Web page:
A number of techniques can be used to indicate interactions in drug-excipient systems, including chromatography (HPLC and TLC), infrared spectrometry and differential scanning calorimetry (DSC). Using DSC, incompatibilities may be deduced from the appearance, shift or disappearance of peaks and/or variations in the corresponding AH values. Although it cannot be conclusively stated that an interaction will occur during storage at room temperature (2 1"C), there are normally sufficient excipients available to choose only those unlikely to cause any problems. DSC has been recommended to be used in combination with short-term stress in order to evaluate DSC curves more easily (Van Dooren 1983). Additionally, Fourier transform infrared (FT-IR) spectra could give qualitative and quantitative data about interactions of drug with different excipien ts . This study was undertaken to establish the compatibility of acetylcysteine with a number of commonly used tablet and capsule excipients. This was achieved by comparing the DSC curves of acetylcysteine and each of the investigated excipients with curves for 1 : 1 mixtures of acetylcysteine and the excipients. Interactions observed in DSC curves were studied and confinned by FT-IR and HPLC and TLC studies. The choice of binary concentration in equal parts of drug and excipient may not adequately reflect the final formulation. For magnesium stearate in particular, which is generally present at only 0.5-1 Yow/w, the many incompatibilities found by DSC are invariably irrelevant and not apparent in the stability of the formulation. Indeed, only isothermal stress in real time can satisfactorily predict, with confidence, the real situation. Most investigations therefore, supplement DSC in this way. Storage at Correspondence: S. SrEiE, Department of Pharmacy, University of Ljubljana, Slovenia, Yugoslavia.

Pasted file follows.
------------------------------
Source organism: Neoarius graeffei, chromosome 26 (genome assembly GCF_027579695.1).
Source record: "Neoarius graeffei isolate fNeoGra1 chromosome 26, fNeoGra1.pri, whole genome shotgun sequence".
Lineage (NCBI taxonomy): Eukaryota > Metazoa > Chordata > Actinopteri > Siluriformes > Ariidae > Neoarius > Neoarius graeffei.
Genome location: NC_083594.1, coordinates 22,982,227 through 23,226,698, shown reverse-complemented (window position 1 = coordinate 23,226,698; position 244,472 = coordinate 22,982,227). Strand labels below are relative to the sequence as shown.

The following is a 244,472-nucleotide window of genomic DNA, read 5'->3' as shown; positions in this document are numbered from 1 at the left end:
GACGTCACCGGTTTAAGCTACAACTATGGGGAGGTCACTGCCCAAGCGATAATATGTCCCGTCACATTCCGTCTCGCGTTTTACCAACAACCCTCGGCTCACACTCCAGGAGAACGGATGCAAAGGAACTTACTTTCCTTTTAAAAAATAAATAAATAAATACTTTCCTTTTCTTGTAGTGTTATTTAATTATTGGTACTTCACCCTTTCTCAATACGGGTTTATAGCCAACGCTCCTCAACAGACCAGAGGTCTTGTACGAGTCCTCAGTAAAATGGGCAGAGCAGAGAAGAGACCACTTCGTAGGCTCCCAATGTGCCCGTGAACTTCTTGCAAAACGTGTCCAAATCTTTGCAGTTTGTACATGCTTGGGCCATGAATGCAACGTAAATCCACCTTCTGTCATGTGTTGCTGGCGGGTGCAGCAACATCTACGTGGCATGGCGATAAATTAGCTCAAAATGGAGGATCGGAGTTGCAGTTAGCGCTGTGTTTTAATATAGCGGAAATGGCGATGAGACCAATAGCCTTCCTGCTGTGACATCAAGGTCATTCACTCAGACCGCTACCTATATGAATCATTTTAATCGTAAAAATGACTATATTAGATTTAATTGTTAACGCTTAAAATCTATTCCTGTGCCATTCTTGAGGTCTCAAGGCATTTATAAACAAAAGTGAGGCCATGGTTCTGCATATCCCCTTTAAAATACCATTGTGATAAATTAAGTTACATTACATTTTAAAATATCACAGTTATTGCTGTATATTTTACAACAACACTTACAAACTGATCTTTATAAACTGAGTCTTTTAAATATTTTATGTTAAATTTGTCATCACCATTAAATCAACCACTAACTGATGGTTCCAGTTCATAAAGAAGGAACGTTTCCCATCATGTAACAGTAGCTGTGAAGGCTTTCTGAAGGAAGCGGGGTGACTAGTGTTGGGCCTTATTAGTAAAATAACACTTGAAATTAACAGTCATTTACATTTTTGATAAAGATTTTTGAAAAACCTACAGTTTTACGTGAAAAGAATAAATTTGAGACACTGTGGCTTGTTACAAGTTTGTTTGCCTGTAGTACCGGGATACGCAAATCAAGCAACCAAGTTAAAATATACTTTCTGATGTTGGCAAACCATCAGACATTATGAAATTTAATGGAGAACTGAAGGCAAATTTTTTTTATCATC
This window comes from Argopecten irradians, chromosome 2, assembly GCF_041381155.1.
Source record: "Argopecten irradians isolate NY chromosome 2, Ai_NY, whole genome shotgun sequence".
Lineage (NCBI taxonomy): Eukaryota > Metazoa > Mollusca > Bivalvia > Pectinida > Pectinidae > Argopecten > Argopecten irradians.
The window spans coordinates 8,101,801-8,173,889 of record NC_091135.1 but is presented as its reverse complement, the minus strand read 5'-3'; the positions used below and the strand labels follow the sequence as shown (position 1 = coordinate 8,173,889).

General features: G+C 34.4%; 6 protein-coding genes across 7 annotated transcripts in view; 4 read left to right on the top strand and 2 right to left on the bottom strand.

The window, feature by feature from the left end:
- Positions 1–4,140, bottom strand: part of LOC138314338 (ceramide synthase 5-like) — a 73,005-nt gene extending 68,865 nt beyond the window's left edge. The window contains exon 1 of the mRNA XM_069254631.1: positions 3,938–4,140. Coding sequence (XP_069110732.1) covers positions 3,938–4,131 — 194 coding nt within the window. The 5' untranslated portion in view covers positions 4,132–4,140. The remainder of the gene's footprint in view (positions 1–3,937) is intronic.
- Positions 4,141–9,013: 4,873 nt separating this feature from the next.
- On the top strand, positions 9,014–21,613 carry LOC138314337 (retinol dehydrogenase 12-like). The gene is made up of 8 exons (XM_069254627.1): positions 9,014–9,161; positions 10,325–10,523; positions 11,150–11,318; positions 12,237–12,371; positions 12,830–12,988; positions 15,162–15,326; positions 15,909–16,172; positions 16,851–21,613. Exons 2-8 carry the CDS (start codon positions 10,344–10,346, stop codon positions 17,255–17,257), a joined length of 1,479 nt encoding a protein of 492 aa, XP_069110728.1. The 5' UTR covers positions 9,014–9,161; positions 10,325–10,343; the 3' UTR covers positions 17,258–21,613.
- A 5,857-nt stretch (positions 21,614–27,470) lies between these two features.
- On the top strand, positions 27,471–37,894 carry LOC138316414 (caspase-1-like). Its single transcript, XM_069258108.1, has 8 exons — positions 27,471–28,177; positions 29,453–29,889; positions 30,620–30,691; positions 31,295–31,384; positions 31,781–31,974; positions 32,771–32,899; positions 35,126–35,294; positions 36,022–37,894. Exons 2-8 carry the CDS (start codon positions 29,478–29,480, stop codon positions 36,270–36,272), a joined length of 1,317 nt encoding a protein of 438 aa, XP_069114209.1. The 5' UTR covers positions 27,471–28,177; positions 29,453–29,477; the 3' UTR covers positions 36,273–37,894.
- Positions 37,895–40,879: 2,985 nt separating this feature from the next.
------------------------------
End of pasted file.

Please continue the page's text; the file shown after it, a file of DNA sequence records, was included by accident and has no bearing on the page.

Temperature (OC) FIG. 1. DSC thermograms of acetylcysteine (A) and physical mixtures of acetylcysteine with Avicel PH 101 (B), carboxymethylcellulose sodium (C), Aerosil (D), starch (E), PVP (F) and cross-linked PVP (G).
FIG.2. DSC thermograms of acetylcysteine (A), excipient (B) and a physical mixture of acetylcysteine/excipient ( C ) . Excipients as follows: a, saccharose; b, magnesium stearate; c, lactose; d, PEG 4000; e, PEG 6000; f, glycine;g, adipic acid; h, saccharin sodium.